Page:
In the line at the store, the cashier told the older woman that she should
  bring her own grocery bag because plastic bags weren’t good for the
  environment.  The woman apologized to him and explained, “We didn’t have the
  green thing back in my day.”
 
  The clerk responded, “That’s our problem today.  The former generation did
  not care enough to save our environment.”
 
  He was right, that generation didn’t have the green thing in its day.
 
  Back then, they returned their milk bottles, soda bottles and beer  bottles
  to the store.  The store sent them back to the plant to be washed and
  sterilized and refilled, so it could use the same bottles over and over. So
  they really were recycled.
 
  But they didn’t have the green thing back in that customer’s day.
 
  In her day, they walked up stairs, because they didn’t have an escalator in
  every store and office building. They walked to the grocery store and didn’t
  climb into a 300-horsepower machine every time they had to go two blocks.
 
  But she was right. They didn’t have the green thing in her day.
 
  Back then, they washed the baby’s diapers because they didn’t have the
  throw-away kind. They dried clothes on a line, not in an energy gobbling
  machine burning up 220 volts – wind and solar power really did dry the
  clothes. Kids got hand-me-down  clothes from their brothers or sisters, not
  always brand-new clothing.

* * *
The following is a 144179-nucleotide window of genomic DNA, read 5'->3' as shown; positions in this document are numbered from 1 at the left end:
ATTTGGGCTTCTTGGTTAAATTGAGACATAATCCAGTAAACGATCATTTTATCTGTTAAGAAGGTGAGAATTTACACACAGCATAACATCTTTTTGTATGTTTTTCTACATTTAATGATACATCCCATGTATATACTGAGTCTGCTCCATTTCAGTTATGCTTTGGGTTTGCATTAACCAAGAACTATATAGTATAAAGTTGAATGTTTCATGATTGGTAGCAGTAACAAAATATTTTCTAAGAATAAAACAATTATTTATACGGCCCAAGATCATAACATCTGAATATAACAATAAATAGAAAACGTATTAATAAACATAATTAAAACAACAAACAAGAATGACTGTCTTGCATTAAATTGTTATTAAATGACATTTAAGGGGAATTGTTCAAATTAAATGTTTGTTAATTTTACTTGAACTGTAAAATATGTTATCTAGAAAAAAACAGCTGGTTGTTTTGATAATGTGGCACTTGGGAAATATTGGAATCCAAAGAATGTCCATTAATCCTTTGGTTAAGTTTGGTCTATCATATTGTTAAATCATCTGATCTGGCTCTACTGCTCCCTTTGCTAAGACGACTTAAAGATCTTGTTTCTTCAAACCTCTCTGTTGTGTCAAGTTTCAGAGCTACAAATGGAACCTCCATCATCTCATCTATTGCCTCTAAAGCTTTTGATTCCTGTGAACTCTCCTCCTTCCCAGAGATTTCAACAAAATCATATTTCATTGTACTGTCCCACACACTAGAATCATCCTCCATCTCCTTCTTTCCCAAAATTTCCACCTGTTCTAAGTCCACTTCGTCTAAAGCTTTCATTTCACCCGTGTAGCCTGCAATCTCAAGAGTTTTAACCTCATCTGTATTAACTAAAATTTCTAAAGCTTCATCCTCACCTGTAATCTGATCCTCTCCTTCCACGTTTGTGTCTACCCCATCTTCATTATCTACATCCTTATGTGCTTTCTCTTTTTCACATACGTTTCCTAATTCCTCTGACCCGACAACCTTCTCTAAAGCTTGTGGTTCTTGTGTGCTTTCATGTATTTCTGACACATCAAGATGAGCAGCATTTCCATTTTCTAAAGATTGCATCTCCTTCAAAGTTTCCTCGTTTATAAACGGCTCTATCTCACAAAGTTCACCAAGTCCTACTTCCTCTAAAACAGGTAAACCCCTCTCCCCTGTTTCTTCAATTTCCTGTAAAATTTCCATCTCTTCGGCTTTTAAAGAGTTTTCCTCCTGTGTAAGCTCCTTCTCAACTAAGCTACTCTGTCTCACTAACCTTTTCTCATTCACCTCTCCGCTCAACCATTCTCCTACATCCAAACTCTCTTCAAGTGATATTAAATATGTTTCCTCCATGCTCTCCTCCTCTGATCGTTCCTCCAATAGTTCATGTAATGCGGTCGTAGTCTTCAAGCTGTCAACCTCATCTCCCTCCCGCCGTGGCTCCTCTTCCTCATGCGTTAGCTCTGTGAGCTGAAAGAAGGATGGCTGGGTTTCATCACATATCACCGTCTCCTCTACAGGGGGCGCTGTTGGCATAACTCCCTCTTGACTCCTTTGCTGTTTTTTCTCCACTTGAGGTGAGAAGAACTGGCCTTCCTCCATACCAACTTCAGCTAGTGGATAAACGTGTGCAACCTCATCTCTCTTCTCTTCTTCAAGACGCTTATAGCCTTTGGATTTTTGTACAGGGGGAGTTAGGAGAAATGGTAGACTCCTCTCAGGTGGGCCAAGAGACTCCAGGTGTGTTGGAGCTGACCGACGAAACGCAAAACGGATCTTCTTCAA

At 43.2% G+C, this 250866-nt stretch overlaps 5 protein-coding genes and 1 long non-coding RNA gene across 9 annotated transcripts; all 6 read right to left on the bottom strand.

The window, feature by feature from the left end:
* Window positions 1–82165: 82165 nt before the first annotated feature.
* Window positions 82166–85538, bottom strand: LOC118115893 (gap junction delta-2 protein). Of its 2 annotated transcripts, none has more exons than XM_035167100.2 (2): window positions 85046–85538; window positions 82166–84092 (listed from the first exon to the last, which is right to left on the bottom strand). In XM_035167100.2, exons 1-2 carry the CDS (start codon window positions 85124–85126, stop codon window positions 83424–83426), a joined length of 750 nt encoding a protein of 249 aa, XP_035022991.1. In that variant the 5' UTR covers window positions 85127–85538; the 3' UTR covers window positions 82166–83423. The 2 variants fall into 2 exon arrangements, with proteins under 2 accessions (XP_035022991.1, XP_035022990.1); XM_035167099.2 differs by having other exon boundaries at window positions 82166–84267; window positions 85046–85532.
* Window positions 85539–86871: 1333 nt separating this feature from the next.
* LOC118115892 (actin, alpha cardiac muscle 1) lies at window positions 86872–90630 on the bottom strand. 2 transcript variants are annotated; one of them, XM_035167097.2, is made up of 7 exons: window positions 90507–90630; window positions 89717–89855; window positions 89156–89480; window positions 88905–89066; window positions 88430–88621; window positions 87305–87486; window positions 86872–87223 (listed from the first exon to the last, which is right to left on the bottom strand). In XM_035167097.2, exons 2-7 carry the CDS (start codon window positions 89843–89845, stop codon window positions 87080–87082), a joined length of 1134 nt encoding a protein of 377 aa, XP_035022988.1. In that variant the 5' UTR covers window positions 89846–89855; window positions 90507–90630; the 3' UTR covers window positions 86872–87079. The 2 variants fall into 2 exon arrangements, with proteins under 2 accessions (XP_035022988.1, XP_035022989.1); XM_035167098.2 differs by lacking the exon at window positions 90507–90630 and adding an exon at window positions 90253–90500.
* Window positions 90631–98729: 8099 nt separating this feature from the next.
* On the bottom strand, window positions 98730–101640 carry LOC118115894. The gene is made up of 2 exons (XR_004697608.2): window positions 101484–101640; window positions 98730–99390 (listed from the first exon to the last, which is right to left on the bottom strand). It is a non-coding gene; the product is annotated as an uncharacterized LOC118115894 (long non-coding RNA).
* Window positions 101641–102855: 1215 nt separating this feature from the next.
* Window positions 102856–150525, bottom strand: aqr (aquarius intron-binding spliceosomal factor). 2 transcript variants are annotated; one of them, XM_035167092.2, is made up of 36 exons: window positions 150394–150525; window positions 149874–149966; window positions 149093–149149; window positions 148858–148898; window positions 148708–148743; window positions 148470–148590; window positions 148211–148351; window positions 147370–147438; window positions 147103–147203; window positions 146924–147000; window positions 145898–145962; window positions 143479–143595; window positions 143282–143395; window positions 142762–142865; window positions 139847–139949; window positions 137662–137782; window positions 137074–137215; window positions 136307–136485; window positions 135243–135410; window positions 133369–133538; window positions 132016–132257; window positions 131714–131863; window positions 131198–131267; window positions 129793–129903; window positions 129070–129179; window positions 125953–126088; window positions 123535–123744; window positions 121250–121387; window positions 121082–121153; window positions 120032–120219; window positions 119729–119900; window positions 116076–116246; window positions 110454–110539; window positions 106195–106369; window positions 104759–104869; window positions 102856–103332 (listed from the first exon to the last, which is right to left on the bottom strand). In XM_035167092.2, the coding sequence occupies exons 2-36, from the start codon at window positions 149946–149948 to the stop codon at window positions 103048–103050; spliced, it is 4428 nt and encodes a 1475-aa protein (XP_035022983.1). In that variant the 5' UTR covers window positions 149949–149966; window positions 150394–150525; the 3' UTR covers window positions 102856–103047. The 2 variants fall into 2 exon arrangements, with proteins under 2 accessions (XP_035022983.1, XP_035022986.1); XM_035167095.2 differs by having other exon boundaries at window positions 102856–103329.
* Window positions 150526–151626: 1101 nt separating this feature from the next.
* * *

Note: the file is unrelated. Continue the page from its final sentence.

But that old lady is right, they didn’t have the green thing back in her
  day.
 
  Back then, they had one TV, or radio, in the house – not a TV in every
  room.  And the TV had a small screen the size of a hankerchief, not a screen
  the size of the state of Montana . In the kitchen, they blended and stirred
  by hand because they didn’t have electric machines to do everything for you.
 
  When they packaged a fragile item to send in the mail, they used a wadded up
  old newspaper to cushion it, not styrofoam or plastic bubble wrap.
 
  Back then, they didn’t fire up an engine and burn gasoline just to cut the
  lawn. They used a push mower that ran on human power. They exercised by
  working so they didn’t need to go to a health club to run on
  treadmills that operate on electricity.
 
  But she’s right, they didn’t have the green thing back then.
 
  They drank from a fountain when they were thirsty instead of using a cup or
  a plastic bottle every time they had a drink of water. They refilled their
  writing pens with ink instead of buying a new pen, and they replaced the
  razor blades in a razor instead of throwing away the whole razor just
  because the blade got dull.
 
  But they didn’t have the green thing back then.
 
  Back then, people took the streetcar or a bus and kids rode their bikes to
  school or rode the school bus instead of turning their moms into a 24-hour
  taxi service. They had one electrical outlet in a room, not an entire bank
  of sockets to power a dozen appliances. And they didn’t need a computerized
  gadget to receive a signal beamed from satellites 2,000 miles out in space
  in order to find the nearest pizza joint.
 
  But isn’t it sad the current generation laments how wasteful the old folks
  were just because they didn’t have the green thing back then?

 

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